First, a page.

Weather and Climate for Coastal Tourism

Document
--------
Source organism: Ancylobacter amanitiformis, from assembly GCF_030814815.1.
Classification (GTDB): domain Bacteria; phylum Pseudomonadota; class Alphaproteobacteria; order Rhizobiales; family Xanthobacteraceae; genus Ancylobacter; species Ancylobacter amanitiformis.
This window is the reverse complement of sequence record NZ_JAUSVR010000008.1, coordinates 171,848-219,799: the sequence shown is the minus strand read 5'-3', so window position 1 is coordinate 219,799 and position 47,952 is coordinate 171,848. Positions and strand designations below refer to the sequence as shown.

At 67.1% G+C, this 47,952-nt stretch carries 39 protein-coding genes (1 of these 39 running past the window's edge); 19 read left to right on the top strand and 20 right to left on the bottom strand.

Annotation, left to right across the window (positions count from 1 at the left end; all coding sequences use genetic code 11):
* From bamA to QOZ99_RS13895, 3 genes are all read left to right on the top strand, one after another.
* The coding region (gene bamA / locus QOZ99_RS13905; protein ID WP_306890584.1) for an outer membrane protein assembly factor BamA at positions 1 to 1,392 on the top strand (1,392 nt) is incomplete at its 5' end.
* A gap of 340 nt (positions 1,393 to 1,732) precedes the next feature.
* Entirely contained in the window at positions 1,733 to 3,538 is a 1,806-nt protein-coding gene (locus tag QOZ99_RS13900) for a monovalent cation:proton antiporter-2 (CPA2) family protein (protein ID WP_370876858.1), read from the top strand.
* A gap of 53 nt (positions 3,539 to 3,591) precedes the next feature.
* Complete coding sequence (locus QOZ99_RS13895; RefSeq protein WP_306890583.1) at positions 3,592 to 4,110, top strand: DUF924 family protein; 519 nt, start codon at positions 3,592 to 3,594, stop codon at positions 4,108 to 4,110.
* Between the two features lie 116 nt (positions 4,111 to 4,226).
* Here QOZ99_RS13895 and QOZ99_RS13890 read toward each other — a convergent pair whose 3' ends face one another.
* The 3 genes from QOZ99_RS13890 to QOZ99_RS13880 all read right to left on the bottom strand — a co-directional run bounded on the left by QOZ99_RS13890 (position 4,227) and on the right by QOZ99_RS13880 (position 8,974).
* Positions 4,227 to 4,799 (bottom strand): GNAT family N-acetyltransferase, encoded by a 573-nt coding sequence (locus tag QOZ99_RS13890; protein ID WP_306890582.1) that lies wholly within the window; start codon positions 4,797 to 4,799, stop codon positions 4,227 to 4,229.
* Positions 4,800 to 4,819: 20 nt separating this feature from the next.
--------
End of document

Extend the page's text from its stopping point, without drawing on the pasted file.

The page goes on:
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Weather and climate serve as an important travel motivator, influencing destination choice, the timing of travel, travel expenditures and overall trip satisfaction. Climatic resources are a defining factor in destination attractiveness and are a key element of the natural resource base of a destination that can be classified along a spectrum from ideal to unacceptable. A growing literature has sought to measure, evaluate and assess climate resources for tourism, both generally and for specific tourism market segments. A direct impact of climate change on tourism will be the global redistribution of climatic resources. This would change the length and quality of climate-sensitive tourism seasons, affecting both the temporal and spatial distribution of domestic and international tourism flows and spending. Studies have revealed a generally consistent temporal and geographical pattern of climate change impacts on global tourism. As the 21st century progresses, there is anticipated to be a pronounced shift in thermal comfort (and thereby tourism demand) towards higher latitudes and away from sub-tropical and tropical destinations. This would have a substantial impact on the tourism-intensive economy of the Caribbean, as the vast majority of the region’s attractions are based on weather- and climate-dependent 3S (sun, sea, sand) tourism. However, the assertion that major coastal tourism destinations, such as the Caribbean, will become seasonally ‘too hot’ for tourism has been questioned because the literature has not established what tourists to these regions perceive to be thermally unacceptable for coastal tourism activities. In addition, existing climate and tourism assessments do not account for the microclimatic conditions where tourism activities take place. With the inextricable dependency between 3S tourism and favourable weather conditions in the coastal zone, it is important to understand both how tourists perceive and evaluate climatic resources, particularly those conditions that are most preferred or avoided (i.e., trigger behavioural responses), as well as examine the adaptive climatic range tourists’ can experience within a coastal setting. Such information is a prerequisite if accurate projections are to be made about changes in tourism demand as a result of climate variability or future climate change. This dissertation proposes a conceptual framework that integrates the multiple facets known to influence tourists’ evaluation of climatic resources, as well as tourists’ responses to holiday weather conditions. The research advances weather and climate resource assessments for tourism by improving our understanding of the complex relationship between personal and meteorological parameters that influence tourists’ climatic preferences and thresholds for coastal tourism. This was achieved through concurrent meteorological measurements and in situ surveys with 472 beach tourists in the Caribbean islands of Barbados, Saint Lucia and Tobago. The results from this study reveal that tourists’ optimal and unacceptable climatic conditions are dependent on several interpersonal factors, with statistically significant differences (p < 0.05) found based on gender, age, and climatic region of origin. Thermal comfort expectations and perceived thermal control were also found to be key contextual considerations that enable beach tourists’ to not only be exposed to, but to prefer, thermal conditions that elicit strong to very strong heat stress. This indicates that conventional evaluation systems of thermal comfort (e.g., PET, UTCI) cannot be applied to 3S tourists without modification. This research also highlights the importance of microclimatic conditions when evaluating weather and climate for tourism, with thermo-physiological comfort varying up to 4°C within a coastal resort setting. The results from this research can be incorporated into existing climate indices and climate change assessments to allow for more robust projections of tourism demand, as well as used in various decision-making contexts by both tourists (e.g., plan best time/place to travel, plan appropriate accommodation, attire, transportation and activity schedule) and the tourism industry (e.g., marketing strategies, risk assessment, operational decision making, infrastructure planning and development).